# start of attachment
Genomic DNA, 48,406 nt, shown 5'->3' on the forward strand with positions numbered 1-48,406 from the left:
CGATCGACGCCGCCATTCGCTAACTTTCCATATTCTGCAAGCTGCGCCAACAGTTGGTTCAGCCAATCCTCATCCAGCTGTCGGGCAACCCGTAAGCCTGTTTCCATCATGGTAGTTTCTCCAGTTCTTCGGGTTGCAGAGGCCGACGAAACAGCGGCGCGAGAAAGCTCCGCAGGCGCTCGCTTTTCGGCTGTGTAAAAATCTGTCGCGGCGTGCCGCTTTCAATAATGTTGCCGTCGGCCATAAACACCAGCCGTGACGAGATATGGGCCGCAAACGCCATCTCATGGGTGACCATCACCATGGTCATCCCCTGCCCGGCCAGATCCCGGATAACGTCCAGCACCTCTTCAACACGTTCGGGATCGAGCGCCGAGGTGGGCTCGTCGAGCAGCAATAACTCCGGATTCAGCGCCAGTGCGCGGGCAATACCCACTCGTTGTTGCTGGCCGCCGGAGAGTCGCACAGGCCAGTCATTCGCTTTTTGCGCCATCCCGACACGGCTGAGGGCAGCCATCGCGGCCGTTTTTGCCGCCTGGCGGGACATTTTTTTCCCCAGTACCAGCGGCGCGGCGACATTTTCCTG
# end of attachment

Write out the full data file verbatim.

Genomic DNA, 48,406 nt, shown 5'->3' on the forward strand with positions numbered 1-48,406 from the left:
CGATCGACGCCGCCATTCGCTAACTTTCCATATTCTGCAAGCTGCGCCAACAGTTGGTTCAGCCAATCCTCATCCAGCTGTCGGGCAACCCGTAAGCCTGTTTCCATCATGGTAGTTTCTCCAGTTCTTCGGGTTGCAGAGGCCGACGAAACAGCGGCGCGAGAAAGCTCCGCAGGCGCTCGCTTTTCGGCTGTGTAAAAATCTGTCGCGGCGTGCCGCTTTCAATAATGTTGCCGTCGGCCATAAACACCAGCCGTGACGAGATATGGGCCGCAAACGCCATCTCATGGGTGACCATCACCATGGTCATCCCCTGCCCGGCCAGATCCCGGATAACGTCCAGCACCTCTTCAACACGTTCGGGATCGAGCGCCGAGGTGGGCTCGTCGAGCAGCAATAACTCCGGATTCAGCGCCAGTGCGCGGGCAATACCCACTCGTTGTTGCTGGCCGCCGGAGAGTCGCACAGGCCAGTCATTCGCTTTTTGCGCCATCCCGACACGGCTGAGGGCAGCCATCGCGGCCGTTTTTGCCGCCTGGCGGGACATTTTTTTCCCCAGTACCAGCGGCGCGGCGACATTTTCCTG